I need doorstops in my home. Strong! Inexpensive! Doorstops!
I recently repainted my oldest son’s room and as part of the process needed to make a few repairs in the walls. (Life happens.) One of the repairs I had to do was fix a hole in the wall right behind the doorknob. The crazy thing is that this wasn’t the first time that spot needed to be repaired. It was obvious that a previous owner had needed to do the same thing.
“Well that’s stupid,” you might be thinking. Just use a doorstop.
I guess we’re on the same wavelength, but that wasn’t the problem. A doorstop used to be there. The problem was there wasn’t a strong place to attach the doorstop, and to have an effective doorstop it needs a secure base.
The baseboard in his room is too short. It has a curvy part at the top, right where the doorstop needs to be in order to actually hit the door, making for a very insecure attachment to the wall. Behind almost every door in my home is an ugly, little hole in the baseboard where a doorstop was once screwed in and has since broken off.
My solution is very simple. Make a strong base for a doorstop.
How to Install A Strong Doorstop
First I cut a small block of 1×3 from some scraps I had on hand. The existing baseboard is almost 2 ½ inches tall, the same as a 1×3.
Then using the block I traced straight lines on the baseboard on either side of the block in the location best suited for the doorstop.
Next, I needed to cut out this portion of baseboard.
The easiest way (and the only way I can think of) to make the cuts necessary is to use an oscillating multifunction power tool to cut out the small portion of baseboard. I used one from my local Harbor Freight tool store, though you can get them at Home Depot, Lowes, and other such stores. I used its plunge cut attachment.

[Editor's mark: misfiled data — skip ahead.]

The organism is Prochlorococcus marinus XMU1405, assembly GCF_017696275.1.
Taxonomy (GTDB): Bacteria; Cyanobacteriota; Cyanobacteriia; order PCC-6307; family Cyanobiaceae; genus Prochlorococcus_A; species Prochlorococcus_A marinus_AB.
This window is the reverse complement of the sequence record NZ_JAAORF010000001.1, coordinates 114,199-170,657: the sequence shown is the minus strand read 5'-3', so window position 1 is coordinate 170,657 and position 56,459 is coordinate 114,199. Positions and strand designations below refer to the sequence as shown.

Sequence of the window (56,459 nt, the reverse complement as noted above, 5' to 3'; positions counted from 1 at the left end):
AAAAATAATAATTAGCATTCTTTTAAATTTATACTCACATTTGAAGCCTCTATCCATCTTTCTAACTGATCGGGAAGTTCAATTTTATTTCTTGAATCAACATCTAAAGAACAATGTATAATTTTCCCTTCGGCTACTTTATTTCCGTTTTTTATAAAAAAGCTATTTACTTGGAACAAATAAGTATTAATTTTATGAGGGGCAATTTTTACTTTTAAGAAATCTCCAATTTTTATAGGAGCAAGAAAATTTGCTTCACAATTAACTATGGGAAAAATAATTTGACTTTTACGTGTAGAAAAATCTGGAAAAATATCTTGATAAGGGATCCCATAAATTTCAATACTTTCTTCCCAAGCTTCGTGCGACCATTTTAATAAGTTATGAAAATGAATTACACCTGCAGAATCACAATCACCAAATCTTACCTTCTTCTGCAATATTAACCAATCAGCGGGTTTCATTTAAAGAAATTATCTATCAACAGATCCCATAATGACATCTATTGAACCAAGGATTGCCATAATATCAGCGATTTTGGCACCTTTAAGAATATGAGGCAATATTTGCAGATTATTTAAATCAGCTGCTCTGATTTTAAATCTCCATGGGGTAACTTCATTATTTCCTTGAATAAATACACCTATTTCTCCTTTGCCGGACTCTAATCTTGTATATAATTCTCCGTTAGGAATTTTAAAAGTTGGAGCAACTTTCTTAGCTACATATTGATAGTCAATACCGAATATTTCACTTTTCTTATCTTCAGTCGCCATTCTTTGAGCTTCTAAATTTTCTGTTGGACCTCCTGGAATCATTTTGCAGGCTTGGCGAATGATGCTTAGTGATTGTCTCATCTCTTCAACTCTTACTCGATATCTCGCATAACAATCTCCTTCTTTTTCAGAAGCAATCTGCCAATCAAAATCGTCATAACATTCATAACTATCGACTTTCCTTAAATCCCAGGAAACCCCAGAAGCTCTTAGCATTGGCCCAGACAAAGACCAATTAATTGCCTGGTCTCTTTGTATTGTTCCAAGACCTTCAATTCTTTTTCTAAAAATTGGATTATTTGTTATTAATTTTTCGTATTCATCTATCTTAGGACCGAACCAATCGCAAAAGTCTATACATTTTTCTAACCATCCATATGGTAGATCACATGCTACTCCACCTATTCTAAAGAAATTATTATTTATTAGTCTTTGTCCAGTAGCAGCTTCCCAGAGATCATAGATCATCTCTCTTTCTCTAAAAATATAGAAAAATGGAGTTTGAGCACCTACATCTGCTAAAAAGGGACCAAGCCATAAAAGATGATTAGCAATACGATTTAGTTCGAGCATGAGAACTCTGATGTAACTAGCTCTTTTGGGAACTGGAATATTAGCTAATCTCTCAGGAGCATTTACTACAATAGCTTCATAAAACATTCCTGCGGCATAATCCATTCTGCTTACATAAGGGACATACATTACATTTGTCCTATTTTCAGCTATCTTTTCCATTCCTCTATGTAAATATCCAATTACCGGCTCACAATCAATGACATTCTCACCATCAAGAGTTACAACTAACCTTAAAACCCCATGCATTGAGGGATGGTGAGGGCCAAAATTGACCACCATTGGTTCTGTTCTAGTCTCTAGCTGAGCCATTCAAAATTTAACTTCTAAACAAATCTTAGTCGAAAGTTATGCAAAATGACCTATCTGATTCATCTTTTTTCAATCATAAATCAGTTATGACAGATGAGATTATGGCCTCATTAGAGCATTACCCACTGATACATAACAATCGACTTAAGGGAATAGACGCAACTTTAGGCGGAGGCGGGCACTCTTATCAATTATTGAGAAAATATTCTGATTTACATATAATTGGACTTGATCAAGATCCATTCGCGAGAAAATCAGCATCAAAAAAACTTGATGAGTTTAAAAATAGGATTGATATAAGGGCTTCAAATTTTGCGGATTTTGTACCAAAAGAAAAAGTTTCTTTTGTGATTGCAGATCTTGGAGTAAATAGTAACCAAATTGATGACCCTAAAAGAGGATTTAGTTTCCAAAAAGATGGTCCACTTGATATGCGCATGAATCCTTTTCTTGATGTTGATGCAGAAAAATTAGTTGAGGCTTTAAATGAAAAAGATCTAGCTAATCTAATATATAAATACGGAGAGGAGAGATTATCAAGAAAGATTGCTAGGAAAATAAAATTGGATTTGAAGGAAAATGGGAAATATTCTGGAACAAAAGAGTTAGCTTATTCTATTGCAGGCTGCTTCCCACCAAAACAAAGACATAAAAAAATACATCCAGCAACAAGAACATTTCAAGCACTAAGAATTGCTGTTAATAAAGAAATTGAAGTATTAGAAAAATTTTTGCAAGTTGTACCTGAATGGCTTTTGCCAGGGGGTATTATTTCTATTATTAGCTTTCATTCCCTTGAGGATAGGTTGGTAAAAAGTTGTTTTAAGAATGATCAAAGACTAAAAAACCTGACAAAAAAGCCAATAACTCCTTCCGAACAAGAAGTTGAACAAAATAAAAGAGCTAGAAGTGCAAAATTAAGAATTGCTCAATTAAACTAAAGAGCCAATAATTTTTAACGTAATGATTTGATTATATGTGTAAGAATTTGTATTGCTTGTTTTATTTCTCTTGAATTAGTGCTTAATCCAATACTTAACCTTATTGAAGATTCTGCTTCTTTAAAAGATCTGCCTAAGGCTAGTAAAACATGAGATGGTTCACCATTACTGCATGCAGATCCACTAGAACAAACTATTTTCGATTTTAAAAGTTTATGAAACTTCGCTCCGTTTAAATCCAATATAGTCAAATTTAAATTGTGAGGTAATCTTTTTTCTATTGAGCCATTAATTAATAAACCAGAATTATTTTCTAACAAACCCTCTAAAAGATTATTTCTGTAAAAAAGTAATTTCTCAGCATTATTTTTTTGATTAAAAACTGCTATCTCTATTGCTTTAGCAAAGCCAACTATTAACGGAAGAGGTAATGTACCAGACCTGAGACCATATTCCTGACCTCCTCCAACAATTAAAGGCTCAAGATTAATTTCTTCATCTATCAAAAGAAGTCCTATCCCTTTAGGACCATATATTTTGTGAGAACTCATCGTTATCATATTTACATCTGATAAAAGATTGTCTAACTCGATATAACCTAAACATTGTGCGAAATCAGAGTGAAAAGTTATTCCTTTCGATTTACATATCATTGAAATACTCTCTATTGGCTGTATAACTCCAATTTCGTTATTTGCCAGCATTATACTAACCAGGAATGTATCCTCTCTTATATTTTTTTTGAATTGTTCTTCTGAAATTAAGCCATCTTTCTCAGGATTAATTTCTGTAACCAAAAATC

After making the cuts and scoring the caulk along the top of the chunk of baseboard, I could pry the little piece out with a flat head screwdriver.
Once the hole was all cleaned out and the old caulk scraped off the wall, I fit the new square block into place. There was a little extra room on either side, but that’s okay since I knew I would be caulking it later. If there were tons of space, I would have cut a new piece of 1×3.
I nailed this new piece in place and drove nails into the baseboards on either side to make sure they were still secure.
Then a little caulk and paint to make my block look like it was always meant to be there.
Once the paint was dry I could install the new doorstop to its new and improved location.
The doorstop came in a package of 2 for under $2. Cheap but effective.
I opened the package and removed the twist-on bottom of the doorstop.
This is what gets screwed into the block. The screw was inside the doorstop.
It only took a minute to thread the screw through the hole in the screw-on bottom and screw it into my new doorstop block.
Finally I threaded the bottom of the spring doorstop into the screw-on bottom and presto, done.
It’s been fabulous so far. There is now plenty of room between the wall and the doorknob to avoid any more wall holes.
I hope! Of course one should never underestimate the destructive power of six children. Oh well. That’s why I’ve gotten really good at fixing holes in my walls.